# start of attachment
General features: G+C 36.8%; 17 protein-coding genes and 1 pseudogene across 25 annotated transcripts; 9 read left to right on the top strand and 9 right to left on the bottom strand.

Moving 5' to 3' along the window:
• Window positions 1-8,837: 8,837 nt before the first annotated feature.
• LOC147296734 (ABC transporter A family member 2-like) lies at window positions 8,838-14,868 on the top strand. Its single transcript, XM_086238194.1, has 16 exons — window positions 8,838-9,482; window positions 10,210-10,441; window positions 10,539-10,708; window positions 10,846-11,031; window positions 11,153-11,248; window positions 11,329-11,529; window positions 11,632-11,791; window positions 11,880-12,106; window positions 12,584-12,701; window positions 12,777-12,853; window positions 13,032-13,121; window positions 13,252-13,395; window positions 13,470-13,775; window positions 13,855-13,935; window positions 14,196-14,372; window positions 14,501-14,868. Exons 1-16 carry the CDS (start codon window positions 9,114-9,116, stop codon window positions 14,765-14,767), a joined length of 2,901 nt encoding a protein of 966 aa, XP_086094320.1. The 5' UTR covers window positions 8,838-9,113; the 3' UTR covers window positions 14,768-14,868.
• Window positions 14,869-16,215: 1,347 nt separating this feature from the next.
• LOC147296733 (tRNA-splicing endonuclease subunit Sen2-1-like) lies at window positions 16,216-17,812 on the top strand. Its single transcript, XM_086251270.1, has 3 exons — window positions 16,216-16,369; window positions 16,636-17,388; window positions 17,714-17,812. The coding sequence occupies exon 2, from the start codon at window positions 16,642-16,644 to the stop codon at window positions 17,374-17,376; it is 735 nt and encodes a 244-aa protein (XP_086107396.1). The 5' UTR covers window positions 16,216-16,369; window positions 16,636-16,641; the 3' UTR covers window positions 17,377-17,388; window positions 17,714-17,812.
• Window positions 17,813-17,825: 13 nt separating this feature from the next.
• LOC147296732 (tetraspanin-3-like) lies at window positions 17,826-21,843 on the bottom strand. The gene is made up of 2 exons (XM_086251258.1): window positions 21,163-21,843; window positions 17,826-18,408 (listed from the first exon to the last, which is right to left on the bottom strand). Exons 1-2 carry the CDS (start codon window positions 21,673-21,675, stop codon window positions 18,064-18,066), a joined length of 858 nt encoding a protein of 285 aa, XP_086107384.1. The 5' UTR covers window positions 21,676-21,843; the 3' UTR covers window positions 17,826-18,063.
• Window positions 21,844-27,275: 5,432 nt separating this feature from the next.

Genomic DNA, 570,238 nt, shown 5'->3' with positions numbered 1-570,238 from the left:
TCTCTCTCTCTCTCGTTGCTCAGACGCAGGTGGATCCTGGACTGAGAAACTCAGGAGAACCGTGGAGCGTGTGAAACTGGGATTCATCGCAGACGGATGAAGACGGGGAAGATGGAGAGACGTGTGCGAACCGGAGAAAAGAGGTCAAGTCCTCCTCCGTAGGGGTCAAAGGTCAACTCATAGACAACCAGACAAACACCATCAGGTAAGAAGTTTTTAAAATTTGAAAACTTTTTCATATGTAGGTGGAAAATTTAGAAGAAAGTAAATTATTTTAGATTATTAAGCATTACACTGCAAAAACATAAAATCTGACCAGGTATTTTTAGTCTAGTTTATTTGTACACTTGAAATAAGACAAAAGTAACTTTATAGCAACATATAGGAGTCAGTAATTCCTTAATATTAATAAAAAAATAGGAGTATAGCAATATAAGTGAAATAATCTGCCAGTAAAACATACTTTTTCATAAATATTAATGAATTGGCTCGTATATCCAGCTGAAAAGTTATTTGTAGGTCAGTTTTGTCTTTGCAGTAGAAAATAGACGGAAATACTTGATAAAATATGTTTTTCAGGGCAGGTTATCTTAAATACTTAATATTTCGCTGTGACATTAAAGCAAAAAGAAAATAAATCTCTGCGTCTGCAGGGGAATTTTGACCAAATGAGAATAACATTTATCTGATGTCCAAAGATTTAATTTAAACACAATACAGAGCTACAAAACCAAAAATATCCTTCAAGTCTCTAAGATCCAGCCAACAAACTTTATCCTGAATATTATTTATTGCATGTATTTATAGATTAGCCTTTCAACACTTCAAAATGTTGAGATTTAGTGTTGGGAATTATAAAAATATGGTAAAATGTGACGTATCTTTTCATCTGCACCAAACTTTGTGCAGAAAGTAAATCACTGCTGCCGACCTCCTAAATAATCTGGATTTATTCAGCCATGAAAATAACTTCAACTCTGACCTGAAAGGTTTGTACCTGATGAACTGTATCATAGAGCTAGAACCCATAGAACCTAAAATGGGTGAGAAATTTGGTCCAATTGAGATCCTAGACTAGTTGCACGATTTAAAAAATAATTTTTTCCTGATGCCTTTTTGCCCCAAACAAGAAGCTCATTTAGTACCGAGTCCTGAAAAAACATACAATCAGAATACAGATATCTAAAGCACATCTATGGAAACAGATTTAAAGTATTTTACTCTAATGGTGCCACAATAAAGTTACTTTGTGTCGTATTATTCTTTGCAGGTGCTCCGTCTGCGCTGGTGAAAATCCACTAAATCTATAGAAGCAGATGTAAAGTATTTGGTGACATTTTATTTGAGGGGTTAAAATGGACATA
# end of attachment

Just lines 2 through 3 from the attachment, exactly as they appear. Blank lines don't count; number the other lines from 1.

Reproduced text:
Moving 5' to 3' along the window:
• Window positions 1-8,837: 8,837 nt before the first annotated feature.